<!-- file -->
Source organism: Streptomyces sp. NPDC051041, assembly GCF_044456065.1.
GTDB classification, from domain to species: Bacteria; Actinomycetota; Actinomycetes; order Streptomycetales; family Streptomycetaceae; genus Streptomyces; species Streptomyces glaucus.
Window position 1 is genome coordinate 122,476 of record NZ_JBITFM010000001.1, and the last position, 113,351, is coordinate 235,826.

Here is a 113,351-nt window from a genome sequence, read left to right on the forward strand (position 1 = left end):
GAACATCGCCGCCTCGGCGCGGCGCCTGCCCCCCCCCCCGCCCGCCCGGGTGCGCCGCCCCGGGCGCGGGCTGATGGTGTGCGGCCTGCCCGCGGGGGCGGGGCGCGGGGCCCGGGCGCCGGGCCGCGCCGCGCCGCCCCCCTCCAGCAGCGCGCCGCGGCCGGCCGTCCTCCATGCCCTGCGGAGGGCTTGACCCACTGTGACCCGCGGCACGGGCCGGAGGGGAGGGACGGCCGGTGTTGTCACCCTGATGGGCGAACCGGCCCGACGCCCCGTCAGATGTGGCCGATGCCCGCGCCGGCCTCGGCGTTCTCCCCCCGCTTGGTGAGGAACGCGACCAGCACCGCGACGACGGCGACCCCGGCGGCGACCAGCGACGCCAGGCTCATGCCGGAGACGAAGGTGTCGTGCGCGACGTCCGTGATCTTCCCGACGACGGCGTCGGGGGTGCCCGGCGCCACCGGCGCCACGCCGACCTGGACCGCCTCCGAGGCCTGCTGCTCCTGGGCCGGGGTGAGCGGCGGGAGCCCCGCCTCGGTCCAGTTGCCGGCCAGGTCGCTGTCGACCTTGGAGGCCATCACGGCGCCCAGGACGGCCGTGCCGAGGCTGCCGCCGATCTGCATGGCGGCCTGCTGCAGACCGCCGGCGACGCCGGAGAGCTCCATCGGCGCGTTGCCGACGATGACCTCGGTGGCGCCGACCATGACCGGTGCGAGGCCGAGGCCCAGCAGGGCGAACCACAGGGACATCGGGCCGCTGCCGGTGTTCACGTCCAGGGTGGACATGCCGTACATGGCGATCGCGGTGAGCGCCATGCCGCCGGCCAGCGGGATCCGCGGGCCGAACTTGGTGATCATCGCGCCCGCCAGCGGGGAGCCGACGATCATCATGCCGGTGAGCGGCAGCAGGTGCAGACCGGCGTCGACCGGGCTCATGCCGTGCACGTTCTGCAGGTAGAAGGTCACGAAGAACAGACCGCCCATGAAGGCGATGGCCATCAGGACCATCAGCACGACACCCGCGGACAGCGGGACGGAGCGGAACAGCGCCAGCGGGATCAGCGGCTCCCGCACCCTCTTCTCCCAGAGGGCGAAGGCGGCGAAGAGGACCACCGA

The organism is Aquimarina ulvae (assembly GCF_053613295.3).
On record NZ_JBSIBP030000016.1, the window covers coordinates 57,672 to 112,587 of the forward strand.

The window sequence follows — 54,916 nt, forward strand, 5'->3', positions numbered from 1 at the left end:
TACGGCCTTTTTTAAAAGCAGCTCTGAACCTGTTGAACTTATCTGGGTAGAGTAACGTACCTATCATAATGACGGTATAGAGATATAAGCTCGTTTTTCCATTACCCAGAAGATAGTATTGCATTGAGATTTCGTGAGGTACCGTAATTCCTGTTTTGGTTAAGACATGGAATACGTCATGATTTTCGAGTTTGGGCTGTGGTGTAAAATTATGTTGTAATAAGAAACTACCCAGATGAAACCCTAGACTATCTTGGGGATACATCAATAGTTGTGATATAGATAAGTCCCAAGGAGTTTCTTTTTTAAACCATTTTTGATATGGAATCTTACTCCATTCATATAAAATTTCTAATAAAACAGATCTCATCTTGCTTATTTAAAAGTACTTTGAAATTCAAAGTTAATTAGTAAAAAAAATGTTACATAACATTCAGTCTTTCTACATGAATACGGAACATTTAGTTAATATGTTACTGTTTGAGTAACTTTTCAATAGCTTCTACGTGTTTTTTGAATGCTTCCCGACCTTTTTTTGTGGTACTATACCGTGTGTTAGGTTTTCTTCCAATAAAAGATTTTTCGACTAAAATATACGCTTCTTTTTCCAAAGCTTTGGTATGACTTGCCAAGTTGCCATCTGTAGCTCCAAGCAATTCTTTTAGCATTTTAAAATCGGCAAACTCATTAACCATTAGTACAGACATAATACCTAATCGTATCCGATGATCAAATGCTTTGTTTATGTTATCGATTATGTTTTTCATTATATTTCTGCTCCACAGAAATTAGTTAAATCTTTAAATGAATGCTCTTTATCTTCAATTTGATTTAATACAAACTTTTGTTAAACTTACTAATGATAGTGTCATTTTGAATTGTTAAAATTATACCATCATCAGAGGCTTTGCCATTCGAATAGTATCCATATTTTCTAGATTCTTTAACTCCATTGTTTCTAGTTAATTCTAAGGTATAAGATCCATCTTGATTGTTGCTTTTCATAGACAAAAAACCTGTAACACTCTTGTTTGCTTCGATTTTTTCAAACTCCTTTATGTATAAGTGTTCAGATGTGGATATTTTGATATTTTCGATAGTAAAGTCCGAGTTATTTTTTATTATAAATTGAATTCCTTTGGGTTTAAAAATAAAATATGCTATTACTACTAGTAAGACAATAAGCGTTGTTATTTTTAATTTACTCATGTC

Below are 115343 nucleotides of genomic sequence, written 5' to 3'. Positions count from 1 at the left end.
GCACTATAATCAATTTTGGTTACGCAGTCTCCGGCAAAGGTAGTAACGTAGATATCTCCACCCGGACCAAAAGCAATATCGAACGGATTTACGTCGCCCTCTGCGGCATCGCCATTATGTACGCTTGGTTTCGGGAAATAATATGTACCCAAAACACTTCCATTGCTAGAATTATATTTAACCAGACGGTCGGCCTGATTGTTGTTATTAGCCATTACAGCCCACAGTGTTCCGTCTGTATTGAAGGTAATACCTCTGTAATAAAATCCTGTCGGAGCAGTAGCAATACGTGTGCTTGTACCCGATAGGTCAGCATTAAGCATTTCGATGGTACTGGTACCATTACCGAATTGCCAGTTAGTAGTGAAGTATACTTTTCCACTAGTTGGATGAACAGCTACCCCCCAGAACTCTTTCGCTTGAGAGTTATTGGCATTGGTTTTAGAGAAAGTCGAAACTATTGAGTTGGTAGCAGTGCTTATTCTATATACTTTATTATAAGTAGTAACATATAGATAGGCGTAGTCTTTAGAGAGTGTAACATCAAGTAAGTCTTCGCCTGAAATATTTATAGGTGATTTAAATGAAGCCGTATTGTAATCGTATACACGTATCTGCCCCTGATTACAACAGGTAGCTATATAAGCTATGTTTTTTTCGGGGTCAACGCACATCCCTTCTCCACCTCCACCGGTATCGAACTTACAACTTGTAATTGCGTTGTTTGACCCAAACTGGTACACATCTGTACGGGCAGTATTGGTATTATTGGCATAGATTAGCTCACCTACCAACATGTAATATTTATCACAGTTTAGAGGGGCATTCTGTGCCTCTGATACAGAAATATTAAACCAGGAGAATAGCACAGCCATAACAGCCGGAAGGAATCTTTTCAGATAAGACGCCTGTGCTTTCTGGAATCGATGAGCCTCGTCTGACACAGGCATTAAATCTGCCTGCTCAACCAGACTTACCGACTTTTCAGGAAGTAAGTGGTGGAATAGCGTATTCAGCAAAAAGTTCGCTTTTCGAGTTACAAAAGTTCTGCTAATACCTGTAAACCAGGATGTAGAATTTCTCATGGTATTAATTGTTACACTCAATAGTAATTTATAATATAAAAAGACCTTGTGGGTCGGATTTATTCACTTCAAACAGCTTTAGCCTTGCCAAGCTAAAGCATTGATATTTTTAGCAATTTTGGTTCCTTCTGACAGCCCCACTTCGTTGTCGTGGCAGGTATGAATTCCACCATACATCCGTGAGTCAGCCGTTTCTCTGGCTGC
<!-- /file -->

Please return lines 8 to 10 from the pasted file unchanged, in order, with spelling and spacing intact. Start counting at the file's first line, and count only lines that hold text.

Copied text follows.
The window sequence follows — 54,916 nt, forward strand, 5'->3', positions numbered from 1 at the left end:
TACGGCCTTTTTTAAAAGCAGCTCTGAACCTGTTGAACTTATCTGGGTAGAGTAACGTACCTATCATAATGACGGTATAGAGATATAAGCTCGTTTTTCCATTACCCAGAAGATAGTATTGCATTGAGATTTCGTGAGGTACCGTAATTCCTGTTTTGGTTAAGACATGGAATACGTCATGATTTTCGAGTTTGGGCTGTGGTGTAAAATTATGTTGTAATAAGAAACTACCCAGATGAAACCCTAGACTATCTTGGGGATACATCAATAGTTGTGATATAGATAAGTCCCAAGGAGTTTCTTTTTTAAACCATTTTTGATATGGAATCTTACTCCATTCATATAAAATTTCTAATAAAACAGATCTCATCTTGCTTATTTAAAAGTACTTTGAAATTCAAAGTTAATTAGTAAAAAAAATGTTACATAACATTCAGTCTTTCTACATGAATACGGAACATTTAGTTAATATGTTACTGTTTGAGTAACTTTTCAATAGCTTCTACGTGTTTTTTGAATGCTTCCCGACCTTTTTTTGTGGTACTATACCGTGTGTTAGGTTTTCTTCCAATAAAAGATTTTTCGACTAAAATATACGCTTCTTTTTCCAAAGCTTTGGTATGACTTGCCAAGTTGCCATCTGTAGCTCCAAGCAATTCTTTTAGCATTTTAAAATCGGCAAACTCATTAACCATTAGTACAGACATAATACCTAATCGTATCCGATGATCAAATGCTTTGTTTATGTTATCGATTATGTTTTTCATTATATTTCTGCTCCACAGAAATTAGTTAAATCTTTAAATGAATGCTCTTTATCTTCAATTTGATTTAATACAAACTTTTGTTAAACTTACTAATGATAGTGTCATTTTGAATTGTTAAAATTATACCATCATCAGAGGCTTTGCCATTCGAATAGTATCCATATTTTCTAGATTCTTTAACTCCATTGTTTCTAGTTAATTCTAAGGTATAAGATCCATCTTGATTGTTGCTTTTCATAGACAAAAAACCTGTAACACTCTTGTTTGCTTCGATTTTTTCAAACTCCTTTATGTATAAGTGTTCAGATGTGGATATTTTGATATTTTCGATAGTAAAGTCCGAGTTATTTTTTATTATAAATTGAATTCCTTTGGGTTTAAAAATAAAATATGCTATTACTACTAGTAAGACAATAAGCGTTGTTATTTTTAATTTACTCATGTC

Below are 115343 nucleotides of genomic sequence, written 5' to 3'. Positions count from 1 at the left end.